Designer: Design Research Studio | Stylist: Sara Cation
We sat down with the inimitable Tom Dixon to chat about his beginnings, inspirations and latest collaboration – and walked away both impressed and intimidated.
Though iconic U.K.-based designer Tom Dixon is perhaps best known as a master of metal (he was once quoted as saying, “I could turn a pile of scrap metal into gold”), this year, he’s showing his genius through another material – quartz. In a year-long collaboration with , Dixon is designing four swoon-worthy semi-professional kitchens that will be shown in four trend- forward cities across the globe. “I’m basing each kitchen on one of the elements – water (ice), fire, earth and air – that have a lot of relevance in cooking,” says Dixon, who debuted the first installment at Toronto’s Interior Design Show (IDS) this January, pairing the most fitting element with Canadian winter: ice. “I was inspired by the fantasy of the Canadian hinterland in the Far North, with ice breaking up along a river, and translated that into something that looks more like a minimalistic art installation than a kitchen, but it is actually fully functional.
By playing with quartz in fresh new forms, such as stools and storage units, Dixon proves Caesarstone is much more than a surface material.
Though Dixon attended a prestigious arts high school, where he dabbled in pottery, he soon abandoned the material arts for music, playing bass in the band Funkapolitan. It wasn’t until much later, after Dixon taught himself to weld, that he returned to material design and began manipulating scrap metal into fresh forms. (“My first project was a mess,” says the designer, “but I quite liked the messiness of it.”) Undeterred, Dixon continued tweaking his techniques in a small studio and shop he set up for himself and other up-and-coming designers. Soon hired by the beloved furniture company Cappellini, he entered the world stage as a formidable force with the creation of the iconic “S” chair, and the rest is history. “I think practice is often underestimated as a means of getting good at anything,” Dixon advises those who want to follow in his footsteps. “I didn’t get anywhere without lots of practice.”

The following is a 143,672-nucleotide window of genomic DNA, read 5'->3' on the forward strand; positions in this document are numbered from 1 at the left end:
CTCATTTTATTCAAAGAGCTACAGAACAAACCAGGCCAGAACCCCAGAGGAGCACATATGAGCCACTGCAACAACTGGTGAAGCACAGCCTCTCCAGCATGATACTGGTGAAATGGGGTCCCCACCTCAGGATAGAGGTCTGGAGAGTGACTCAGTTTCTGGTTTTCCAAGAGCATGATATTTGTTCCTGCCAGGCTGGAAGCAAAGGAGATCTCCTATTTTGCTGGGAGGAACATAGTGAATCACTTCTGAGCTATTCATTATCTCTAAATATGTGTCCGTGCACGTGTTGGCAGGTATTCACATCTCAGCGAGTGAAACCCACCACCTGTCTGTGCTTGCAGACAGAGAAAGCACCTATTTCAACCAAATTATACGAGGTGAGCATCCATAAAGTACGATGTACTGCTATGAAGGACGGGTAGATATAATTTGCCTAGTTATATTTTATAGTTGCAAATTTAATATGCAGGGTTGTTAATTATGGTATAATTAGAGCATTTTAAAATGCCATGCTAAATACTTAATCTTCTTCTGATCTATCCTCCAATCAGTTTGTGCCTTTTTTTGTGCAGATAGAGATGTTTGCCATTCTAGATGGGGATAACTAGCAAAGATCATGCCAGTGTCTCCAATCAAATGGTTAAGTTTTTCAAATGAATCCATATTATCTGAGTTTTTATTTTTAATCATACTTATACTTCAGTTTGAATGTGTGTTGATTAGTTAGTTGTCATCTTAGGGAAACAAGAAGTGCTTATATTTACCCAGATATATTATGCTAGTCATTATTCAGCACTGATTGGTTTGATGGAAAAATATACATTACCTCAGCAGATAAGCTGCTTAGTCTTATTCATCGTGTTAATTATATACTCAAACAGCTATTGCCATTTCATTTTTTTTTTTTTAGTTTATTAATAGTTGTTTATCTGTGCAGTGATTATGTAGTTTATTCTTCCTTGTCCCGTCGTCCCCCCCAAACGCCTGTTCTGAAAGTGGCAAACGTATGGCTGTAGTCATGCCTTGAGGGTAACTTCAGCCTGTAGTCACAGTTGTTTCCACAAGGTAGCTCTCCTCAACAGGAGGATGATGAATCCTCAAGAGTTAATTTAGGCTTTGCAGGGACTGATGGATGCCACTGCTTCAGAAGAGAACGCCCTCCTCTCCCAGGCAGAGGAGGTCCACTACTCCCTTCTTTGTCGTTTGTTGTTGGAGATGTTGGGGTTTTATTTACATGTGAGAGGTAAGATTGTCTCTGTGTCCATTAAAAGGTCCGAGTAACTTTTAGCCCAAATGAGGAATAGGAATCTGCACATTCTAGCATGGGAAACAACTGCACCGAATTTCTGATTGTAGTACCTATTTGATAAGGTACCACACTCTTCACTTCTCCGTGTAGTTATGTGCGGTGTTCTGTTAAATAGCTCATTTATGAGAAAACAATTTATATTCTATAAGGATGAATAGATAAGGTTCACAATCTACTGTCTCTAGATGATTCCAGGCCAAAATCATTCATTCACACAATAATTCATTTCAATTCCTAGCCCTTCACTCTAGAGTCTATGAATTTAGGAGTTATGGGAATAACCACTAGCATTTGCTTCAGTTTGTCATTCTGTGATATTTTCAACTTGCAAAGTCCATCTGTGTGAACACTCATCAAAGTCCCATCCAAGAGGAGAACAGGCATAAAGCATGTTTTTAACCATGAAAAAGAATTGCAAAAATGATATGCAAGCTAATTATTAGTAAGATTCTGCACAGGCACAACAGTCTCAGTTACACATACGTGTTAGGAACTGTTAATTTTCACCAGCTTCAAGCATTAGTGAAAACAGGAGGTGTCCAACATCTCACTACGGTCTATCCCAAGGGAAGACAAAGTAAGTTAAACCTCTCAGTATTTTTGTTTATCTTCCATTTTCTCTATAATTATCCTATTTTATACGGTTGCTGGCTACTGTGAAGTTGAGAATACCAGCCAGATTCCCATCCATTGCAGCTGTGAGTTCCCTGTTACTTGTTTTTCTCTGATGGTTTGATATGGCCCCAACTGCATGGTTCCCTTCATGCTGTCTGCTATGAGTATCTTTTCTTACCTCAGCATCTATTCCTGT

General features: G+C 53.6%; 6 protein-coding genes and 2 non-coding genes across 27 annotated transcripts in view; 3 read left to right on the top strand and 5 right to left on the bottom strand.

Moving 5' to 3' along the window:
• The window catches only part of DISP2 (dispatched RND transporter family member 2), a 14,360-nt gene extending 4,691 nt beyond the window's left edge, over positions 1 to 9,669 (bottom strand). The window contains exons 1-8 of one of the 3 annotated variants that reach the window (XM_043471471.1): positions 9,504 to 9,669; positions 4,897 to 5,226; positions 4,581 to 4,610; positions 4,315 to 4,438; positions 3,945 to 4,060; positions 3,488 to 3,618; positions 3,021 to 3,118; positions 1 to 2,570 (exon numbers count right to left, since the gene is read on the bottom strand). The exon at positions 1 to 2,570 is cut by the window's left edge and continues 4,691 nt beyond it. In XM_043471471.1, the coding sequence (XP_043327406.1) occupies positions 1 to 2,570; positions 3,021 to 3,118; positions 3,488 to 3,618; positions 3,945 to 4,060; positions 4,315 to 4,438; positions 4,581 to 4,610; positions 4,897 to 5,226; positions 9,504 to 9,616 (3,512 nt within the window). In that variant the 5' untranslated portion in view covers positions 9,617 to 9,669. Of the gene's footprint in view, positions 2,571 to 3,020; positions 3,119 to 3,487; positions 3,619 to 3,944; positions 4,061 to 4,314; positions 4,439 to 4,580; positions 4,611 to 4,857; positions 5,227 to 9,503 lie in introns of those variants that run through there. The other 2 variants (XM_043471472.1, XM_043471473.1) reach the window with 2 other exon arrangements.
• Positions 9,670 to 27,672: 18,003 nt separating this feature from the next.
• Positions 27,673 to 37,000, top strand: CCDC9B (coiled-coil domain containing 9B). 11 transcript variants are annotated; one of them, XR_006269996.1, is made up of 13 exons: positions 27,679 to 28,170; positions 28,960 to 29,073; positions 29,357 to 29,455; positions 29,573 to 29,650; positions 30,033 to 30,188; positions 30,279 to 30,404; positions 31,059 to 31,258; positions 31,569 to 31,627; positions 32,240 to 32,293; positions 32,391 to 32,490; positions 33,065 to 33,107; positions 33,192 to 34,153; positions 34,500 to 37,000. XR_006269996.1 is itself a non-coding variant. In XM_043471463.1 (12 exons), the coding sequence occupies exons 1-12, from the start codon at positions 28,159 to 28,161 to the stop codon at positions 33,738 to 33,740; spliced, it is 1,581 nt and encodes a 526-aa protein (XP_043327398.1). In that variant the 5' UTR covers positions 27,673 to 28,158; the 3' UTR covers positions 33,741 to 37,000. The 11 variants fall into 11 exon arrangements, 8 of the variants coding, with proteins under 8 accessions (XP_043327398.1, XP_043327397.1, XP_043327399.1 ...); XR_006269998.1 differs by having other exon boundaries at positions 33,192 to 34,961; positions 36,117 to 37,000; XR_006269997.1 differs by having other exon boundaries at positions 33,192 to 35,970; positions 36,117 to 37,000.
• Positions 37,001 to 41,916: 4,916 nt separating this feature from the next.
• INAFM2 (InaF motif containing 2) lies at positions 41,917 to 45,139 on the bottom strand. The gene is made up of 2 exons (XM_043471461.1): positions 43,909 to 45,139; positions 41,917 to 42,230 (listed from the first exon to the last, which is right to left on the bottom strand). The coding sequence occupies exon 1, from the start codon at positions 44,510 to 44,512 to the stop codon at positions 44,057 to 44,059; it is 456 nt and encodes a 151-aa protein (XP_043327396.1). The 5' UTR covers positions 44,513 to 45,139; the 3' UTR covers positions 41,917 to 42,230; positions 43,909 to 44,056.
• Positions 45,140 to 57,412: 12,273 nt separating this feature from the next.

Post Cappellini, Dixon worked in several more esteemed positions before starting his eponymous company in 2002. Now among the most respected talents in the field, Dixon’s designs can be found anywhere from residential homes (his products are coveted by decor enthusiasts) and hotels (his design of London’s Mondrian Hotel is absolutely decadent) to commercial buildings (like McCann Erickson’s headquarters), retail brands (check out his 2013 capsule collection for Adidas) and museums (his exhibit at the Victoria and Albert Museum in London sits alongside those of Frank Lloyd Wright and the Eameses ). To say he’s reached icon status is an understatement, but surprisingly Dixon doesn’t agree: “I’m in a perpetual state of dissatisfaction with everything I’ve done – but luckily I’m looking forward to what’s next,” he says. “I can’t look at anything I’ve designed without thinking, ‘I should have done that differently.’”
Another arm of Dixon’s company, Design Research Studio, takes on stunning commercial interior work like the luxurious Mondrian Hotel in London, which opened in 2014.
Tom Dixon's Top Designs
1. Beat Pendants
A smooth metal exterior meets a hand-hammered metal interior, showing two applications of Dixon’s beloved material in one piece. Inspired by traditional Indian water vessels and made in the same country, the Beat pendant light makes a statement whether on its own or hung in a group.
2. Fan Chair
With its tall, stately spindled back, the bentwood Fan chair plays on a British icon: the Windsor chair. With a leather seat and cage-like base, the fabulous Fan is more than just a piece of furniture – it’s a work of art (especially when paired with the Fan coffee table).
3. Form Tea Set
Another nod to Britain (traditional tea time), the sleek and sophisticated Form tea set is stunning, with its minimalist modern shape, and lustrous leather-wrapped handles.